Lawson Classroom Test of Scientific Reasoning (CTSR)

Developed by Anton Lawson

Purpose To measure concrete and formal operational reasoning.
Format Pre/post, Multiple-choice
Duration 30 min
Focus Scientific reasoning (proportional thinking, probabilistic thinking, correlational thinking, hypothetico-deductive reasoning)
Level Intro college, High school, Middle school
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Sample questions from the CTSR:

CTSR Implementation and Troubleshooting Guide

Everything you need to know about implementing the CTSR in your class.

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A. Lawson, The development and validation of a classroom test of formal reasoning, J. Res. Sci. Teaching 15 (1), 11 (1978).
RESEARCH VALIDATION
Gold Star Validation
This is the highest level of research validation, corresponding to all seven of the validation categories below.

Research Validation Summary

Based on Research Into:

  • Student thinking

Studied Using:

  • Student interviews
  • Expert review
  • Appropriate statistical analysis

Research Conducted:

  • At multiple institutions
  • By multiple research groups
  • Peer-reviewed publication

The multiple-choice questions on the CTSR (Lawson Test) were developed originally as instructor demonstrations with associated multiple-choice questions, which also asked students for their reasoning. These demonstration questions were based on previous research on student reasoning. The CTSR was given to over 500 middle and high school students. A subset of students was interviewed to ensure the whole classroom test was comparable to an individual test. Appropriate analysis of reliability and difficulty was conducted, and reasonable values found. The CTSR also underwent expert review. Correlations were calculated between CTSR score and other measures of reasoning, and adequate values found. The developers also conducted a principal component analysis to identify questions that grouped together in factors, using student responses. They found three factors: “formal reasoning”, “concrete reasoning” and “early formal reasoning”. The Lawson test has been given to several thousands of students and results published in over 14 papers.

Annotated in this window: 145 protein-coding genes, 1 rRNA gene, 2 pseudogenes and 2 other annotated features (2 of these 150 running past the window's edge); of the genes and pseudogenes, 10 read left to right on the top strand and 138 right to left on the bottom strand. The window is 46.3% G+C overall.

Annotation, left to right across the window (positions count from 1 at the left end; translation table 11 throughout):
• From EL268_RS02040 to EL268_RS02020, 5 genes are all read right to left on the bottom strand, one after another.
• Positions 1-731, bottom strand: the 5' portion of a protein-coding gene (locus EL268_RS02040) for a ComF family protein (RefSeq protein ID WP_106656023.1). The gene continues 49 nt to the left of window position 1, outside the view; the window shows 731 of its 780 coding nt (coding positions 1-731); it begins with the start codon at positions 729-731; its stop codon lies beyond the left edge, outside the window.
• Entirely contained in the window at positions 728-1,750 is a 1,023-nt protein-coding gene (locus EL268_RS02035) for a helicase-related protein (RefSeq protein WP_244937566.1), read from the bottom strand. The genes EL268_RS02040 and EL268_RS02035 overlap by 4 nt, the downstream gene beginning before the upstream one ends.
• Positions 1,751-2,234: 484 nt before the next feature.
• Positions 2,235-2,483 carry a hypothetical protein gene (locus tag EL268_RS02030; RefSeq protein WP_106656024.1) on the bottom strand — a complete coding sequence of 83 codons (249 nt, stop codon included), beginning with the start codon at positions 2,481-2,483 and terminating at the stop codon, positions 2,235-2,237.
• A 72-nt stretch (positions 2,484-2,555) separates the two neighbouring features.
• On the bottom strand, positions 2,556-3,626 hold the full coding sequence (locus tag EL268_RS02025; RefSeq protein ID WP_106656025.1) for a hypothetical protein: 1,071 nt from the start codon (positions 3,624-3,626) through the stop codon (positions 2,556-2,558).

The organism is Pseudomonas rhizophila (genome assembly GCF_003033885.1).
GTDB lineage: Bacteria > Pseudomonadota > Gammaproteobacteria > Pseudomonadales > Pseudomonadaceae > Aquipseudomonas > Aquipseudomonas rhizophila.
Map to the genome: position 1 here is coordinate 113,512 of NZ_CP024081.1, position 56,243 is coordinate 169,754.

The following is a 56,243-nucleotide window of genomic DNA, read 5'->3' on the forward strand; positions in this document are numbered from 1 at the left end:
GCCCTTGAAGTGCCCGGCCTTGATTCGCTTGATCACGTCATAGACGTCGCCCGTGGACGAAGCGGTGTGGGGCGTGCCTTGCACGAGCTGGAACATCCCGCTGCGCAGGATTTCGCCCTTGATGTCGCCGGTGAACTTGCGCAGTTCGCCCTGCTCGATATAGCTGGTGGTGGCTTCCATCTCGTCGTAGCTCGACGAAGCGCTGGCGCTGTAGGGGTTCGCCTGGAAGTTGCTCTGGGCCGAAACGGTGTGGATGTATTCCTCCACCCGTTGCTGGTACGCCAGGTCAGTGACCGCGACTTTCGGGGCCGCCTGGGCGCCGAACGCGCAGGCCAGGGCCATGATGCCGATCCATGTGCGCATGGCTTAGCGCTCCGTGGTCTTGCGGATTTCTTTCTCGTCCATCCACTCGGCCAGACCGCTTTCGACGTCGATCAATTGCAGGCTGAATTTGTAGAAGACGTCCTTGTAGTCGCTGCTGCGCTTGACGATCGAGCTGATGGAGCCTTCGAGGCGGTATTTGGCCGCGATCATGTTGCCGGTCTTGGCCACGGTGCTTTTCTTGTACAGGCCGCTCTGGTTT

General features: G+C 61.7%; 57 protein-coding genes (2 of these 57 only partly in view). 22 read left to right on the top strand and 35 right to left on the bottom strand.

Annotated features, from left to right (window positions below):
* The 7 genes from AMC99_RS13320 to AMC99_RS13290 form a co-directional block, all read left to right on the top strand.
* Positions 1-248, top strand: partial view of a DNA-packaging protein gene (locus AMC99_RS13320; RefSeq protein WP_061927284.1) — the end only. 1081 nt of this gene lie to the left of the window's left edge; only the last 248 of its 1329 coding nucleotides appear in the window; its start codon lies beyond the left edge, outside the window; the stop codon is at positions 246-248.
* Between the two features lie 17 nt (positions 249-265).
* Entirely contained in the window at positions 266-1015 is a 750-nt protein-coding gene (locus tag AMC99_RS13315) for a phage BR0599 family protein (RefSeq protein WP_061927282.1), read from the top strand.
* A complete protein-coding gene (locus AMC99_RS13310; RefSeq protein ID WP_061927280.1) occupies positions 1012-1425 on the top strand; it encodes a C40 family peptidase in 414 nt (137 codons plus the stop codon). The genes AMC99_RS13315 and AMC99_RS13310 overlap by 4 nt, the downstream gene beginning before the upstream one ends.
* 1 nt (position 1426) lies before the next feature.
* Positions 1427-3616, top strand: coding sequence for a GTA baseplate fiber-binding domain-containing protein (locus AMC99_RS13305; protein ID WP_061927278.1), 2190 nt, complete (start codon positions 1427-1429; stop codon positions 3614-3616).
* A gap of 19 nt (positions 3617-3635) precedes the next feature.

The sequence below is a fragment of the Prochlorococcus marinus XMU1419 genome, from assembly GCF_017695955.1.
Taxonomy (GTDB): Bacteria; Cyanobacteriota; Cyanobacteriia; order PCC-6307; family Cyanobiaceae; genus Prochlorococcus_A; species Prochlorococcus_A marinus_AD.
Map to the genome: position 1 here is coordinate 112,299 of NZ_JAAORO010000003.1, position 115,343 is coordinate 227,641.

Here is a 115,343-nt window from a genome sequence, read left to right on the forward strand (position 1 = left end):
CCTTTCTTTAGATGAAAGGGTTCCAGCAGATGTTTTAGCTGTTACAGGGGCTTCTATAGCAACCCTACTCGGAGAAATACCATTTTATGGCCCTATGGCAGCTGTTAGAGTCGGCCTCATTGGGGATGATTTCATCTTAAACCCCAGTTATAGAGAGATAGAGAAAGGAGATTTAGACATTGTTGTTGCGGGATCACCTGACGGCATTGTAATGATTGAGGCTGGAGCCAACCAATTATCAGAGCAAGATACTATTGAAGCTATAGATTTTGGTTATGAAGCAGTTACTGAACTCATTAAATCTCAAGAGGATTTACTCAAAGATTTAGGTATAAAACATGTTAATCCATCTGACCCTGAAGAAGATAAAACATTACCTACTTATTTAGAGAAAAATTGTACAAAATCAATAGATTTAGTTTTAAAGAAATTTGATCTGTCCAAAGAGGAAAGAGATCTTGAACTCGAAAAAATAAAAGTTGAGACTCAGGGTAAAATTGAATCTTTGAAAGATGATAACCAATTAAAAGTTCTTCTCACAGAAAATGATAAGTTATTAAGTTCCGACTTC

References

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Typical Results

The following are results from the original study, Lawson, 1978, using the test (which was the multiple-choice plus open-ended explanation version, but because the multiple choice options were based on responses from this study, results can be expected to be similar):

Grade N Mean Score Standard Deviation Range Standard Error of Measurement
8 145 5.68 3.23 1-12 1.5
9* 192 7.46 4.62 0-15 2.2
10 176 8.04 3.94 1-15 1.8
Total 513 7.41 4.27 0-15 2.0

*The 9th graders were from a different school, which was of higher economic status

Typical results from Ding 2013 presenting CTSR scores from science and engineering students across the four years of higher education at two Chinese universities. 

Typical pre-test CTSR results from Moore and Rubbo 2012 comparing science and non-science majors:

Typical Results from Moore and Rubbo 2012 showing normalized gain on the CTSR for a standard interactive introductory physics course, and another course which focuses on scientific reasoning. 


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The latest version of the CTSR, released in 2000, is version 2. This is a revised version of the original multiple-choice version, released in 1978, which had 15 questions which asked students to choose the correct answer and explain their reasoning. Originally the test required the teacher to do demonstrations to ask the questions. The latest version of the test is multiple-choice, where the choices were based on students’ open-ended responses, making it nearly as reliable and much easier to administer and grade.